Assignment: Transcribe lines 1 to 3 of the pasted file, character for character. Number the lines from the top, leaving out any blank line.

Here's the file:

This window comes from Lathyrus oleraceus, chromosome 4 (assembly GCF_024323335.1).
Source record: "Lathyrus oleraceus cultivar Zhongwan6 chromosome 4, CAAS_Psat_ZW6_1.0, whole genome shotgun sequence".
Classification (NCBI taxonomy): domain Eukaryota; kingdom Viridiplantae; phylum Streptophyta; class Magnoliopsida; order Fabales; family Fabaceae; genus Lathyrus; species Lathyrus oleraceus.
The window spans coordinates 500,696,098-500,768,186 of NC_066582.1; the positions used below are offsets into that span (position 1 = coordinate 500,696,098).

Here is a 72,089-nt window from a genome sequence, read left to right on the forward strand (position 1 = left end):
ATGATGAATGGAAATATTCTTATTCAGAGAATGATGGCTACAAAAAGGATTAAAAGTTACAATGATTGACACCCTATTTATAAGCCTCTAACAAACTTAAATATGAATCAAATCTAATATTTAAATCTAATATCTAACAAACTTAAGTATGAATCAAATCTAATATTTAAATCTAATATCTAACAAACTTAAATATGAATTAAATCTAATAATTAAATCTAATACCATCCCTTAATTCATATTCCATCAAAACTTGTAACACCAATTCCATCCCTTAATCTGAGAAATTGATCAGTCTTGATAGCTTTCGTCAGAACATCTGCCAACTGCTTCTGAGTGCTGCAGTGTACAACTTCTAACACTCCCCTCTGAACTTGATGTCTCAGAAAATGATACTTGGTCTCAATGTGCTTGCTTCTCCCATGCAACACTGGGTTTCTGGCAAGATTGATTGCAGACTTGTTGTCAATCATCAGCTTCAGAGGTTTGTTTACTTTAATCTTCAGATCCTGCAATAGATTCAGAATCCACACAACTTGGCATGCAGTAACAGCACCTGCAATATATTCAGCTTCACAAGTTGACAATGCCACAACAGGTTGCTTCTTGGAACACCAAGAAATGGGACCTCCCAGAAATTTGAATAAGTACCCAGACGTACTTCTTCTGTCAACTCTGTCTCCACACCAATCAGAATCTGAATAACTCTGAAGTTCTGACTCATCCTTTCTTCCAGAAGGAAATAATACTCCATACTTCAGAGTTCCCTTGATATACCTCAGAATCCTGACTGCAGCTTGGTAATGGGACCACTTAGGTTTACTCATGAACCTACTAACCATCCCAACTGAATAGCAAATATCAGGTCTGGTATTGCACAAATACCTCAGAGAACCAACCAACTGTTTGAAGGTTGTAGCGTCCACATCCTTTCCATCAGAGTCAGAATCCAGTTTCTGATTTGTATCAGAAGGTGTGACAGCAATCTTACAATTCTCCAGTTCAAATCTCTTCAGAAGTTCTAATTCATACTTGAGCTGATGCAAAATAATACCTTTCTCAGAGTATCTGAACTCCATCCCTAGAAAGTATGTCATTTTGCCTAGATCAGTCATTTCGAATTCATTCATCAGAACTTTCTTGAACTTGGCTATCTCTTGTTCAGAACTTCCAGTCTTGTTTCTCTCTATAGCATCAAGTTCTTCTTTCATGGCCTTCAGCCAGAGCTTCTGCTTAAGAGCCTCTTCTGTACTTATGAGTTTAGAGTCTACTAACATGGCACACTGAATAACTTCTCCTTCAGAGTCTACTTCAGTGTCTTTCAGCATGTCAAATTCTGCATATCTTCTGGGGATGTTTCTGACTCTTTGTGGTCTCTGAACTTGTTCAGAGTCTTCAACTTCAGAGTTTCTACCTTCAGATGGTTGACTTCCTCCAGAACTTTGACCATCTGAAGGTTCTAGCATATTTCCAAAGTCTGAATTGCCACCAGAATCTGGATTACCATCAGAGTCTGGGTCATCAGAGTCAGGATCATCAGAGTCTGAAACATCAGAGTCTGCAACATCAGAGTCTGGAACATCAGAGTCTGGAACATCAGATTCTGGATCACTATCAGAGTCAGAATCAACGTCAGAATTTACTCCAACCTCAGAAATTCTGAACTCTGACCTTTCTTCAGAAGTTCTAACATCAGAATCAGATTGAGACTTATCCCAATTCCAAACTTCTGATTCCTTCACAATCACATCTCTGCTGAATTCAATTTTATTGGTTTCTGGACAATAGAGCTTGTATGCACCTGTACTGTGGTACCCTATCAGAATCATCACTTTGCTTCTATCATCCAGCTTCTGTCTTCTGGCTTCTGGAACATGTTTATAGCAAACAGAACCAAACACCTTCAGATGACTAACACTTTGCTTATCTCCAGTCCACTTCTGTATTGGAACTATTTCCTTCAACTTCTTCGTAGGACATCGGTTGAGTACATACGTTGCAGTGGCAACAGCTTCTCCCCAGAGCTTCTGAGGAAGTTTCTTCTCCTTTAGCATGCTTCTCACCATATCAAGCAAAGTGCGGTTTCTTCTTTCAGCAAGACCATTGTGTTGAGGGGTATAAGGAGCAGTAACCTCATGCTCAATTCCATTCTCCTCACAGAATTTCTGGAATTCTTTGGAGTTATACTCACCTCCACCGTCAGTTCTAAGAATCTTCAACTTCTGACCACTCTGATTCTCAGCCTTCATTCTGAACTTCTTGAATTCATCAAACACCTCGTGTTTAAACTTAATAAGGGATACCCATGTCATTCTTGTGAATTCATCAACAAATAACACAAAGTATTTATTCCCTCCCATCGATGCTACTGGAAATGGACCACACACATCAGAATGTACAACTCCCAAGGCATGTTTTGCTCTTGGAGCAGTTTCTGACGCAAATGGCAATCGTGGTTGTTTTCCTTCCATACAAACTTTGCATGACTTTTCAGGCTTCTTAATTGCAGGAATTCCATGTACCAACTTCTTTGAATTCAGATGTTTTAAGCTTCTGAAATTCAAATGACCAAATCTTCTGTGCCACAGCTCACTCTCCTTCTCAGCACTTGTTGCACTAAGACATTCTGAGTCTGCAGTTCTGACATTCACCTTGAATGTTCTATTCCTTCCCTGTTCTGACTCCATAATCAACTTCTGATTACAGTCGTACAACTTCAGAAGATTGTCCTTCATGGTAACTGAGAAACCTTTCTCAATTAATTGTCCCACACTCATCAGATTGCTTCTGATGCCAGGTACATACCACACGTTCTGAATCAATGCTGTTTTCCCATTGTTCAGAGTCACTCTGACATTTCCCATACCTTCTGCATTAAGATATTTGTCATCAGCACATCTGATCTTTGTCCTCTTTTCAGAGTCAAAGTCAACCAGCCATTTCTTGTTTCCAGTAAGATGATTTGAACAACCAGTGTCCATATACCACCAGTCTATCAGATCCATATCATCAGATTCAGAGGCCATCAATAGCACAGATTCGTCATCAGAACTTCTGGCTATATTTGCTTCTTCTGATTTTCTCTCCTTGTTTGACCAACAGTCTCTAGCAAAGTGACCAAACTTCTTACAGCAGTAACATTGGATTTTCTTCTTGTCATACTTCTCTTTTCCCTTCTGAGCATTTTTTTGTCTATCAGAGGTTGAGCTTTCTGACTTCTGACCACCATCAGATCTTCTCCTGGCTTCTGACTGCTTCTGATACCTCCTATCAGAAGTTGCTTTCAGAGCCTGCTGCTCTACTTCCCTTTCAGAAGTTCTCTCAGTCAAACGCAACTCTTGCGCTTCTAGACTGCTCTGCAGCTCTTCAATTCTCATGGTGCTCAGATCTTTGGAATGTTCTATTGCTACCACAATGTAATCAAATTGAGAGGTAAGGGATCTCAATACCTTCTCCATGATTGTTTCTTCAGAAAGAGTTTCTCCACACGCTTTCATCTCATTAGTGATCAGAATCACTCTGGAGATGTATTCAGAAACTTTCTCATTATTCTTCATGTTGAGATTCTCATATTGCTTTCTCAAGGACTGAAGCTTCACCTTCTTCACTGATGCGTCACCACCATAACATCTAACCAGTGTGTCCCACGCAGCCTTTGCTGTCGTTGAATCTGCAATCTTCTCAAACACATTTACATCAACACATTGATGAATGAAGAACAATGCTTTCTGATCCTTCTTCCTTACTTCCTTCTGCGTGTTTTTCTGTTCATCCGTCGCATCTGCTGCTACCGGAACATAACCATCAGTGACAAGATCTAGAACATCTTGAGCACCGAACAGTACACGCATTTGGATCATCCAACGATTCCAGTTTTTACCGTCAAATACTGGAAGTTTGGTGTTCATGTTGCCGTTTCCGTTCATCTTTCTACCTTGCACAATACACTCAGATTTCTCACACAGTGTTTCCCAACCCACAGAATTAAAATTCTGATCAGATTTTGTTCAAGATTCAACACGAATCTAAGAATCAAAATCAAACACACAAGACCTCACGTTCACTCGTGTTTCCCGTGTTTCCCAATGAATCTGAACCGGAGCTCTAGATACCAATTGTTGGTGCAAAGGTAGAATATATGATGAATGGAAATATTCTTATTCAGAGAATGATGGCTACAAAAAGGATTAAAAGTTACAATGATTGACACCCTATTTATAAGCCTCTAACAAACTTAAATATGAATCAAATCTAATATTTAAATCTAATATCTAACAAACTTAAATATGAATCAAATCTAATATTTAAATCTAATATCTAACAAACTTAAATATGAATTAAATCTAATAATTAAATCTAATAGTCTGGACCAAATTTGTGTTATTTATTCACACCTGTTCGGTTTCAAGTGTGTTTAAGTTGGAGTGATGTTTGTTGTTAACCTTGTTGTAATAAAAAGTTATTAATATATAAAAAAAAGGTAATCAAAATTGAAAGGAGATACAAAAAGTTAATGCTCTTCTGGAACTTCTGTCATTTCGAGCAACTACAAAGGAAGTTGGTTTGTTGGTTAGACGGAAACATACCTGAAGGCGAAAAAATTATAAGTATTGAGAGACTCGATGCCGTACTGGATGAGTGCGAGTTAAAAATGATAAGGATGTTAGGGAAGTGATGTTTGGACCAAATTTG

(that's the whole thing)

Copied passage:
This window comes from Lathyrus oleraceus, chromosome 4 (assembly GCF_024323335.1).
Source record: "Lathyrus oleraceus cultivar Zhongwan6 chromosome 4, CAAS_Psat_ZW6_1.0, whole genome shotgun sequence".
Classification (NCBI taxonomy): domain Eukaryota; kingdom Viridiplantae; phylum Streptophyta; class Magnoliopsida; order Fabales; family Fabaceae; genus Lathyrus; species Lathyrus oleraceus.